implying that this hides their location from either the web server or 
the STUN
server)

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§4.3:

 >  However, we must examine this
 >  technology to the WebRTC context, where the threat model is somewhat
 >  different.

Nit: "...in the WebRTC context..."

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§4.3:

 >  MITM attack or by diverting them entirely.  (Note that this attack

Please expand "MITM" on first use.

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§4.3.2.1:

 >  All the calling service needs to do to avoid
 >  triggering a key continuity warning is to tell the browser that "this
 >  is a call to user Y" where Y is close to X.

I read the meaning of the term "close" here to mean "confusable with X,"
although it took some work to arrive at that conclusion. If "confusable" is
the intention, I would suggest phrasing it in that way.

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§4.3.2.2:

 >  simply ignore such indicators even in the rather more dire case of
 >  mixed content warnings.

Nit: "mixed-content"

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§4.3.2.3:

 >  However, a new generation of Web-based identity
 >  providers (BrowserID, Federated Google Login, Facebook Connect,
 >  OAuth, OpenID, WebFinger), has recently been developed

Consider adding informative citations for at least BrowserID, OAuth, OpenID,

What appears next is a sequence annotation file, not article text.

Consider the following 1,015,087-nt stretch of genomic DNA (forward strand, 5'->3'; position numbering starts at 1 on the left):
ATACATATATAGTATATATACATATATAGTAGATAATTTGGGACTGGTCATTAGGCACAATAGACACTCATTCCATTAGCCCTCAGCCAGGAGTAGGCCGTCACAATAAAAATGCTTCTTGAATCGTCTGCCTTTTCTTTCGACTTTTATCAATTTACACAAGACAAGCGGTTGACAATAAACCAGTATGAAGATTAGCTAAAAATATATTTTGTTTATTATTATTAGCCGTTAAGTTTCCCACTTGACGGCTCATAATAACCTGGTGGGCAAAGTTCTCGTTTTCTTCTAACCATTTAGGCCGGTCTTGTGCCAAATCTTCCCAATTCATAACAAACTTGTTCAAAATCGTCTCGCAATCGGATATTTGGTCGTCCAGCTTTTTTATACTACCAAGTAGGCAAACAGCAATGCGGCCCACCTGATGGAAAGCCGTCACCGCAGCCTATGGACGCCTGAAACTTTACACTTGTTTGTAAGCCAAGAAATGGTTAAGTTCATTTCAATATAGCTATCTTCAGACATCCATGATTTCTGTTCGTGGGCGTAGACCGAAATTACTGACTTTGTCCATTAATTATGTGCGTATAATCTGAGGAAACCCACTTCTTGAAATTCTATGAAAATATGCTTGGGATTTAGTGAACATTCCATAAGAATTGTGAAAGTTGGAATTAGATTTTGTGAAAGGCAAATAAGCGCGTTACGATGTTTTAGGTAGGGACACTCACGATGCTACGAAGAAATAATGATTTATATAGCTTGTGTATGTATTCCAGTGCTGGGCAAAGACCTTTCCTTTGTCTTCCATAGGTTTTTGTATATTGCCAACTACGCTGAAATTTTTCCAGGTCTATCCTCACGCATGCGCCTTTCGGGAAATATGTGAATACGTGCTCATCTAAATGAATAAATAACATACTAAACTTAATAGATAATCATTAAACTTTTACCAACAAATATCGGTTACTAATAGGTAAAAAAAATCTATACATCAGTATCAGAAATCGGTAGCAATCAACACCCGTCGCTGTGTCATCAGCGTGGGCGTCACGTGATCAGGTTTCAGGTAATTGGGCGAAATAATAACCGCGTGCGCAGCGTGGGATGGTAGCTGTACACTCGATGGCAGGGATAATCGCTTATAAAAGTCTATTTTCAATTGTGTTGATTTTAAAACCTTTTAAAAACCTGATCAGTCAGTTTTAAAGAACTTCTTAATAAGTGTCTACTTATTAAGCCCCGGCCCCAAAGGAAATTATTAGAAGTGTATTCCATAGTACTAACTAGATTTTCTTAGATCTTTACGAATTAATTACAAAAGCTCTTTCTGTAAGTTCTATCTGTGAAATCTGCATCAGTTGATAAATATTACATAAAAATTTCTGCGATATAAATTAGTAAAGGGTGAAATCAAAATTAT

and Webfinger [RFC7033], if not the other systems.

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§4.3.2.4:

 >  I.e., I must be able to verify that
 >  the person I am calling has engaged a secure media mode.

Is this possible in the general case? For non-browser endpoints (or for
modified browswers), this verification seems to be impossible (unless I've
missed some mechanism in the system that can guarantee this property).

Clearly I'm not asking for a change in design, but it seems that this
statement needs to be caveated to indicate that it requires trust in the
remote endpoint to enforce the indicated policy, and that this trust 
cannot be
verified; at least, not as WebRTC is designed today.

A simple forward citation to §4.3.3 might serve the purpose.

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§4.4.1:

 >  While persistent endpoint identifiers can be a useful security
 >  feature (see Section 4.3.2.1 they can also represent a privacy threat

Nit: missing a closing paren.

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§4.2.2:

Consider citing https://www.w3.org/TR/fingerprinting-guidance/ for further
information.